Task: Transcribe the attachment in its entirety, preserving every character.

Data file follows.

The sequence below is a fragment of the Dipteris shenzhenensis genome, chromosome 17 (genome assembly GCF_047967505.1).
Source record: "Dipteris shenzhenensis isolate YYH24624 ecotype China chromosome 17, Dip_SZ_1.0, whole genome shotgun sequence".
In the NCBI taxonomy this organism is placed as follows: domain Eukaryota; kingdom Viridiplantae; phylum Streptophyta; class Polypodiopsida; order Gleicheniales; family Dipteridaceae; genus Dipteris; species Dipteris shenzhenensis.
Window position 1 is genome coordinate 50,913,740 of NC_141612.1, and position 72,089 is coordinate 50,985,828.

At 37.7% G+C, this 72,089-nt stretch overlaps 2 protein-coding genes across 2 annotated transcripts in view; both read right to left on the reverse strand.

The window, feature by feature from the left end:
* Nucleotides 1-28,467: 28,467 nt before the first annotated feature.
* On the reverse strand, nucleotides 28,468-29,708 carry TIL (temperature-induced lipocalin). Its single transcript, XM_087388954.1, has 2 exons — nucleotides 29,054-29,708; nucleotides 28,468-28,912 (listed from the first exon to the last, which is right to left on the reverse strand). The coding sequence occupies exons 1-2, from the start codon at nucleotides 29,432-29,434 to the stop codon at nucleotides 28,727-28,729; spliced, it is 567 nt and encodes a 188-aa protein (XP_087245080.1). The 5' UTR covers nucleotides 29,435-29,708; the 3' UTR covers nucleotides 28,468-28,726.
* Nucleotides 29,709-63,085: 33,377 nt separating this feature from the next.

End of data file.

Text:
The sequence below is a fragment of the Dipteris shenzhenensis genome, chromosome 17 (genome assembly GCF_047967505.1).
Source record: "Dipteris shenzhenensis isolate YYH24624 ecotype China chromosome 17, Dip_SZ_1.0, whole genome shotgun sequence".
In the NCBI taxonomy this organism is placed as follows: domain Eukaryota; kingdom Viridiplantae; phylum Streptophyta; class Polypodiopsida; order Gleicheniales; family Dipteridaceae; genus Dipteris; species Dipteris shenzhenensis.
Window position 1 is genome coordinate 50,913,740 of NC_141612.1, and position 72,089 is coordinate 50,985,828.

At 37.7% G+C, this 72,089-nt stretch overlaps 2 protein-coding genes across 2 annotated transcripts in view; both read right to left on the reverse strand.

The window, feature by feature from the left end:
* Nucleotides 1-28,467: 28,467 nt before the first annotated feature.
* On the reverse strand, nucleotides 28,468-29,708 carry TIL (temperature-induced lipocalin). Its single transcript, XM_087388954.1, has 2 exons — nucleotides 29,054-29,708; nucleotides 28,468-28,912 (listed from the first exon to the last, which is right to left on the reverse strand). The coding sequence occupies exons 1-2, from the start codon at nucleotides 29,432-29,434 to the stop codon at nucleotides 28,727-28,729; spliced, it is 567 nt and encodes a 188-aa protein (XP_087245080.1). The 5' UTR covers nucleotides 29,435-29,708; the 3' UTR covers nucleotides 28,468-28,726.
* Nucleotides 29,709-63,085: 33,377 nt separating this feature from the next.